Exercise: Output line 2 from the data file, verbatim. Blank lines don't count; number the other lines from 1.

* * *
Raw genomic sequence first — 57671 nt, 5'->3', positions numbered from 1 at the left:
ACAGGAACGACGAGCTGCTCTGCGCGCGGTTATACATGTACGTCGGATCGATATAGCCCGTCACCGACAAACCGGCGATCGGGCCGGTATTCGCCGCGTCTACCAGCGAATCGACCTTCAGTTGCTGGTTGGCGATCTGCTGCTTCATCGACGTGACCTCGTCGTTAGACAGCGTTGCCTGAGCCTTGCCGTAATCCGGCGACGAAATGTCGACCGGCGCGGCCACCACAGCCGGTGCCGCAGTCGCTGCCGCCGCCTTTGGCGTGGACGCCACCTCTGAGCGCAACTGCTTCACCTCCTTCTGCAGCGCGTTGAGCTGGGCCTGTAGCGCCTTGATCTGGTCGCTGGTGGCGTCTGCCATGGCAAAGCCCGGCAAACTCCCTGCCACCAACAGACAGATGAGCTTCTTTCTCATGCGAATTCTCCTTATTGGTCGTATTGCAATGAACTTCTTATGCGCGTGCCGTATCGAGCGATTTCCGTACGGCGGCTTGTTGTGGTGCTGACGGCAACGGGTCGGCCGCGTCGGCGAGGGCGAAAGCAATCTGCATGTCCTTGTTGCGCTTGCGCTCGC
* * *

ACAGGAACGACGAGCTGCTCTGCGCGCGGTTATACATGTACGTCGGATCGATATAGCCCGTCACCGACAAACCGGCGATCGGGCCGGTATTCGCCGCGTCTACCAGCGAATCGACCTTCAGTTGCTGGTTGGCGATCTGCTGCTTCATCGACGTGACCTCGTCGTTAGACAGCGTTGCCTGAGCCTTGCCGTAATCCGGCGACGAAATGTCGACCGGCGCGGCCACCACAGCCGGTGCCGCAGTCGCTGCCGCCGCCTTTGGCGTGGACGCCACCTCTGAGCGCAACTGCTTCACCTCCTTCTGCAGCGCGTTGAGCTGGGCCTGTAGCGCCTTGATCTGGTCGCTGGTGGCGTCTGCCATGGCAAAGCCCGGCAAACTCCCTGCCACCAACAGACAGATGAGCTTCTTTCTCATGCGAATTCTCCTTATTGGTCGTATTGCAATGAACTTCTTATGCGCGTGCCGTATCGAGCGATTTCCGTACGGCGGCTTGTTGTGGTGCTGACGGCAACGGGTCGGCCGCGTCGGCGAGGGCGAAAGCAATCTGCATGTCCTTGTTGCGCTTGCGCTCGC